In the 2001 summer season, the club won their second league championship. During the winter 2001 season Santos Laguna, with eight losses, failed to qualify for the playoffs and finished eighth overall. In summer 2002, the Warriors were fourth in the overall standings but were eliminated 1–0 in the semi-finals by Necaxa at the Estadio Corona. Santos Laguna qualified for the CONCACAF Champions Cup that year for the second time. The Warriors defeated Tauro FC of Panama by aggregate score of 5–3; in the next round, at home, Santos Laguna lost 3–2 overall to the U.S. champion Kansas City Wizards. At the end of the summer tournament, Fernando Quirarte and his coaching staff stepped down; Quirarte was replaced by Sergio Bueno, who was soon sacked in favor of Luis Fernando Tena. Finishing eighth overall, Santos Laguna defeated defending champion and leader Global America 5–4 at Azteca Stadium. The Warriors qualified for the group stage of the Merconorte Cup, defeating the Kansas City Wizards and Barcelona of Guayaquil twice each and Sporting Cristal once; their only loss was to Sporting Cristal, 2–1.
For the 2003 Apertura tournament (the club's 20th anniversary) reinforcements arrived in the form of Vicente Matias Vuoso and Sixto Peralta, Argentines who had played for Manchester City and Inter Milan. In the match at Estadio Corona against Monterrey, 10 goals were scored. The Warriors qualified for the playoffs, but were eliminated in the quarter-finals, Luis Fernando Tena's contract was not renewed, and he was replaced by Eduardo De la Torre.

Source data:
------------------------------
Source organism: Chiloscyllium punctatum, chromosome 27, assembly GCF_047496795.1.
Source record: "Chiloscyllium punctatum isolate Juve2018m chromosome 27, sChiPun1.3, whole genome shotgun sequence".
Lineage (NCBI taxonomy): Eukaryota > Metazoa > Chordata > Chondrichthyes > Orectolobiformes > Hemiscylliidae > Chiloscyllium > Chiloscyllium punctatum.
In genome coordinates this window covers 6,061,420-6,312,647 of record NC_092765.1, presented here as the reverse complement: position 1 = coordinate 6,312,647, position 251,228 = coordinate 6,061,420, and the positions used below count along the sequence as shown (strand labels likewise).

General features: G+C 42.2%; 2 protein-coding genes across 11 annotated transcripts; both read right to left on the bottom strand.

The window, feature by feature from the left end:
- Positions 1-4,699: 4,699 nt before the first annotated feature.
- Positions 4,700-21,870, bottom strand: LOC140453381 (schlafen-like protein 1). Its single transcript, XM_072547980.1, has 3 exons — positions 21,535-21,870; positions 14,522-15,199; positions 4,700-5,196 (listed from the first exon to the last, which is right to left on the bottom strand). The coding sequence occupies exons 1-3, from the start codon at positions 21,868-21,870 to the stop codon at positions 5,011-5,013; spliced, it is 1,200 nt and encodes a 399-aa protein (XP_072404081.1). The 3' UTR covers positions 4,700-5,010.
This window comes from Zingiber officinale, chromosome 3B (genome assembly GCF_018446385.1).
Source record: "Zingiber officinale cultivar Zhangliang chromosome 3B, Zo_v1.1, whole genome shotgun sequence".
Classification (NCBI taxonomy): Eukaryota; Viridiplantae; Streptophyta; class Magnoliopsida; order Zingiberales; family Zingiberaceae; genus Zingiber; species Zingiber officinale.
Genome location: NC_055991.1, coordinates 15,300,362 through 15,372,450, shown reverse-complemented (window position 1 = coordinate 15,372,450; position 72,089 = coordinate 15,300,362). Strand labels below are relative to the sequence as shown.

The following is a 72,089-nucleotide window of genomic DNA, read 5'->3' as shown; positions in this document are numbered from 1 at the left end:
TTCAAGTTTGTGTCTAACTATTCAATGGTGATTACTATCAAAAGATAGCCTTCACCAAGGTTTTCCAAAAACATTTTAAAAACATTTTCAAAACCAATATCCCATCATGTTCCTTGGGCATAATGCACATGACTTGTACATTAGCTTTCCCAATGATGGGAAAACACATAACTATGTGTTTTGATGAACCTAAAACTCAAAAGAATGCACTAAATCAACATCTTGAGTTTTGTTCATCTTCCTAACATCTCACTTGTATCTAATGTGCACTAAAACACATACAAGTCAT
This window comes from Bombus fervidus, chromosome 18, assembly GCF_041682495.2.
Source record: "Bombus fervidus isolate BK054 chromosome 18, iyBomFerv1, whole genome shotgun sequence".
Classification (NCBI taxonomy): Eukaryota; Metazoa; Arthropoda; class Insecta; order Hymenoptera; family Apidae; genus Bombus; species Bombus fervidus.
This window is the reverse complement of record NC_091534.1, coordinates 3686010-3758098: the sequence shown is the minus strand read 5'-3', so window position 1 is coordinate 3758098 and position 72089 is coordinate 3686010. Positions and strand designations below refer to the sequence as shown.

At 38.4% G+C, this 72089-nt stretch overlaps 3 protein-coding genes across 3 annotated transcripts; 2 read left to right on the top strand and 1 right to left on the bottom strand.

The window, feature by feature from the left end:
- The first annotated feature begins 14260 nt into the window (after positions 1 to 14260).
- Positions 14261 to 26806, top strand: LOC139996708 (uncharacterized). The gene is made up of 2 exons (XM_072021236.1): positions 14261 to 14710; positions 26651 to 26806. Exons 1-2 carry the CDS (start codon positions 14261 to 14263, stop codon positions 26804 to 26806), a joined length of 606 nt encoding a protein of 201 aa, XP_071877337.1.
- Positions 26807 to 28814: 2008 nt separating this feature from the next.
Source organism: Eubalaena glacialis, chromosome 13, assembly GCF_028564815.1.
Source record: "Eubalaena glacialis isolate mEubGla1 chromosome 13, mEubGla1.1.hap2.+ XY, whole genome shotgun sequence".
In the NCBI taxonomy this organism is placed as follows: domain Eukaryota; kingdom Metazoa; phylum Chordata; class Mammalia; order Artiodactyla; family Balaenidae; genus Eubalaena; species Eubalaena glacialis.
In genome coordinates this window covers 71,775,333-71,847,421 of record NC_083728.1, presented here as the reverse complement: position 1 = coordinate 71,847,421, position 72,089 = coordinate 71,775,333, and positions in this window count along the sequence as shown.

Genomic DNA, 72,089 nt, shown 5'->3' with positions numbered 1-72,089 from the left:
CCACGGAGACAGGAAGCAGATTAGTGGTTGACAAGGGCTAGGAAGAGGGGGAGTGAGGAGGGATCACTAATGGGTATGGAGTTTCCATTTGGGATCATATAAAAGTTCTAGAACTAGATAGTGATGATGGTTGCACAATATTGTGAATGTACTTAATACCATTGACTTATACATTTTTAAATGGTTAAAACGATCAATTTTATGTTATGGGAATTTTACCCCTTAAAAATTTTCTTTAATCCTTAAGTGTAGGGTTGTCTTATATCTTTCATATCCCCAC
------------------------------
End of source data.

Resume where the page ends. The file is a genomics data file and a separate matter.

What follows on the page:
The Warriors began 2004 well, qualifying for the Copa Libertadores by defeating Atlas Guadalajara 4–3, but were injured, inconsistent and tired in the Clausura. The club, put up for sale, was in a precarious financial position but played two tournaments and finished 14th overall. In the Copa Libertadores, despite unpaid wages, Santos Laguna ended the group stage undefeated. In the second round, the Warriors were eliminated by River Plate after a struggle.
During Apertura 2004 the club was abandoned by the Ministry of Finance, who withdrew financial support and returned it to former owner Grupo Modelo with instructions not to invest more money in the franchise until current owner Carlos Ahumada Kurtz solved his legal problems. The club payroll was restructured, players were cut and Santos Laguna did not qualify for the playoffs.
In the 2005 Clausura, the Warriors' Vicente Matias Vuoso won the scoring championship with 15 points and Rodrigo Ruiz set a Mexican record for scoring passes with 12 assists. Santos Laguna was plagued by injuries during the Apertura tournament. The Clausura 2006 tournament was disastrous for the club.